Exclusive: The driveaway petrol thieves never brought to justice

Police have been accused of failing to protect petrol retailers after it emerged fewer than four per cent of fuel thieves are successfully prosecuted in parts of Yorkshire.

Salim Patel, cashier at the BP Linden Service Station, Dewsbury Road, Leeds. Picture by Simon Hulme

Analysis by The Yorkshire Post has revealed that only a small fraction of the motorists who drive off with up to £120 of unpaid petrol are identified and brought to justice.

Petrol station owners are calling for consistency across police forces in reporting, recording and following up forecourt crimes which cost them more than £30m a year nationally.

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Between 2013 and 2015 West Yorkshire Police only brought action against thieves in six per cent of its 10,769 petrol thefts. This compares with North Yorkshire Police who resolved 18 per cent and Humberside Police’s rate of 38 per cent.

And the percentage of drive-off thefts in Yorkshire resulting in action - which can include charges or a caution - has fallen in recent years.

The largest force West Yorkshire resolved only 3.7 per cent of 3,830 cases in 2015 - down from 7.3 per cent in 2013.

South Yorkshire Police failed to provide up-to-date figures in response to The Yorkshire Post’s request under the Freedom of Information Act.

Brian Madderson, chairman of the Petrol Retailers Association (PRA), blamed government cuts to the police force.

He said: “The issue is that it’s getting worse both in the number of incidents and in detection. It reached its height last year when the police authorities were under cuts by the Tory government. It is a criminal offence and needs following up.”

Joseph Richardson, Managing Director of Jos Richardson and Son, said drive-offs cost his organisation an estimated £4,000-£6,000 per year across his five petrol sites in Yorkshire.

He said: “Unfortunately drive-offs are something we have grown to live with. In my view the police don’t do enough, although the level of attention and service does vary from force to force. Some want to push it towards the ‘civil debt’ category and therefore it is not recorded as a crime.”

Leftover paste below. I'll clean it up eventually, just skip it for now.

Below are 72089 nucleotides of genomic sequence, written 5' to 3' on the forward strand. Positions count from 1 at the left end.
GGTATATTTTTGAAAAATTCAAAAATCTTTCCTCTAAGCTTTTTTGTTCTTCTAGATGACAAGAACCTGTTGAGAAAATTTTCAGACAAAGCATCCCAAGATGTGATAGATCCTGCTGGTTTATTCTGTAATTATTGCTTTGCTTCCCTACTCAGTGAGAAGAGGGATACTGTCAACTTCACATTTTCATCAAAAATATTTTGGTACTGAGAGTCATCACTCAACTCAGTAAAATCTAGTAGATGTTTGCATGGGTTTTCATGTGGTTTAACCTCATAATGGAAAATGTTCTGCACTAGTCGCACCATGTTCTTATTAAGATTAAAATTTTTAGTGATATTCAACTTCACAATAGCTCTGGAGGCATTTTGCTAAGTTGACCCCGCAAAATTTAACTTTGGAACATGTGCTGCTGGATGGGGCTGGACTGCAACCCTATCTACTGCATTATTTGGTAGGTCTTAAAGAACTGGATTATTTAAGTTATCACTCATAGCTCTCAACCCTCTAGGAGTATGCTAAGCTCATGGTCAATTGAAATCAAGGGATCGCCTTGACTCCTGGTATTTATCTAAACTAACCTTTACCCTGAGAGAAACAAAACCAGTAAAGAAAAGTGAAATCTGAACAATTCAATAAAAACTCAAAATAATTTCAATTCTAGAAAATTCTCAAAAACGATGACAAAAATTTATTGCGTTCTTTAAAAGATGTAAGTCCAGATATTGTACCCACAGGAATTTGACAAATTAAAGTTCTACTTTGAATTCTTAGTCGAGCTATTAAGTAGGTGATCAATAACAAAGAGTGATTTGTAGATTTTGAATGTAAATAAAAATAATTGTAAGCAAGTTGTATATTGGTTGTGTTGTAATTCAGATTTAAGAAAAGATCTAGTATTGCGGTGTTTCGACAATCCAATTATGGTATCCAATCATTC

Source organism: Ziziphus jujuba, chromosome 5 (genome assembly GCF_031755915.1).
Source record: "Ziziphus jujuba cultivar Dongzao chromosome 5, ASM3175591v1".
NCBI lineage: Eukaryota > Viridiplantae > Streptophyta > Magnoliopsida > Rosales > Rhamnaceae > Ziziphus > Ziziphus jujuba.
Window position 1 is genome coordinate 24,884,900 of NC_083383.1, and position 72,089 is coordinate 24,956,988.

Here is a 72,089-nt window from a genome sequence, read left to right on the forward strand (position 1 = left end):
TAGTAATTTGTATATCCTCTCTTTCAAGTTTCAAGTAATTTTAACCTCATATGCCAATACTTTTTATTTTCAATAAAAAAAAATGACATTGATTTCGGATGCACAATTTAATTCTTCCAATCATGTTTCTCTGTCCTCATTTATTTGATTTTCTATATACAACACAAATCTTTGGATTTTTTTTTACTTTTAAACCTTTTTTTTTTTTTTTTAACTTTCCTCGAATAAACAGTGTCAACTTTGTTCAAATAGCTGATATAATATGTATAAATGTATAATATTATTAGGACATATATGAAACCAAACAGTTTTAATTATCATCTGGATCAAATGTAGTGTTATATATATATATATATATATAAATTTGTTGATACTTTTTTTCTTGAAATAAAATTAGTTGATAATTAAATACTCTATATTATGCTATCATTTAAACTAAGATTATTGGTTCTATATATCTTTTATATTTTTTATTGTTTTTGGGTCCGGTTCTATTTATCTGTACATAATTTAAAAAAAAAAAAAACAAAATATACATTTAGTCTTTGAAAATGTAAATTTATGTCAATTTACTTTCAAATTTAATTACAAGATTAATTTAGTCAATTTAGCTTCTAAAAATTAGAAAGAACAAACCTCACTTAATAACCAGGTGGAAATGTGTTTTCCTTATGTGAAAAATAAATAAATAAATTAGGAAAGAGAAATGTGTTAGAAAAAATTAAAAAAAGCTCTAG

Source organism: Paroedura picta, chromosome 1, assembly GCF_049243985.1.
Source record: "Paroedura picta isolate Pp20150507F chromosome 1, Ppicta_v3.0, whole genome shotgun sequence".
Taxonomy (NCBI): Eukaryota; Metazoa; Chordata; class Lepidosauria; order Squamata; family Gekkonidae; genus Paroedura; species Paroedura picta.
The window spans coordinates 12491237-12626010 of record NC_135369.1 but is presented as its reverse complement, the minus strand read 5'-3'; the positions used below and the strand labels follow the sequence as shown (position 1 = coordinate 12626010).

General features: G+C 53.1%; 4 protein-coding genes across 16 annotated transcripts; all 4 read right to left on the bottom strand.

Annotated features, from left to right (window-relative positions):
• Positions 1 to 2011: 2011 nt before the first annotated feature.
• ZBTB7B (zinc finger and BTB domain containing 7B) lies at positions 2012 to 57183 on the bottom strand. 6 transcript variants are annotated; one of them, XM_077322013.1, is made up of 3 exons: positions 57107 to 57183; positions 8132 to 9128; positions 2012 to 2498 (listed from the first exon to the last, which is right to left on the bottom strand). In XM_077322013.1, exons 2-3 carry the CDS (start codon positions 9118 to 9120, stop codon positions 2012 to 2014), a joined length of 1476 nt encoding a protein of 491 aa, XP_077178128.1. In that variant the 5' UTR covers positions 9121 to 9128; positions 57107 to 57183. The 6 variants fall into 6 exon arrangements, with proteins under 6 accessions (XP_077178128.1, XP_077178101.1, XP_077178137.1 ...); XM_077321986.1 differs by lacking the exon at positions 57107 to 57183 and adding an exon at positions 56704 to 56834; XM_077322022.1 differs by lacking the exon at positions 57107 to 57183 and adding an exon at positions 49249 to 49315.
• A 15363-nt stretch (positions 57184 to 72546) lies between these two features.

Nitikant Kasana, manager of BP Gledhow Service Station, Leeds, added drive-offs were the biggest loss to the business.

‘The total value of drive-offs in 2015 was £7,241 which is a massive figure in terms of losses,” he said.

Inspector Tom Harrison, of West Yorkshire Police, said thefts of fuel from petrol station forecourts continued to be a challenging area for policing.

“Detecting offences of this kind is reliant upon, in most cases, good quality CCTV to identify the offender or the registration number of the vehicle to identify the owner of the vehicle. If either of these are not available, in most cases, there are very few

additional lines of enquiry,” he said.

A North Yorkshire Police spokesman also said crimes were not resolved due to difficulties in identifying offenders.

He said: “Reasons for a lack of resolution include a lack of available evidence such as CCTV, poor descriptions of the offenders, or offenders committing additional crimes to evade detection, such as deliberately altering their vehicle’s identity.”

An AA spokesman said there was a spike in the number of fuel thefts when forecourt prices were high. He added: “Obviously because a vehicle moves around these thefts are often difficult to pursue and sometimes false number plates are used or the vehicles involved may be unregistered making it harder to track the thief.”

It is not just petrol stations that have been targeted. Rural homeowners who are already faced with high heating bills handed in insurance claims for as much as £3.4m related to thefts from their fuels tanks.

Around three per cent of homes in Yorkshire are not connected to the mains gas grid and are reliant on other forms of heating using oil and firewood.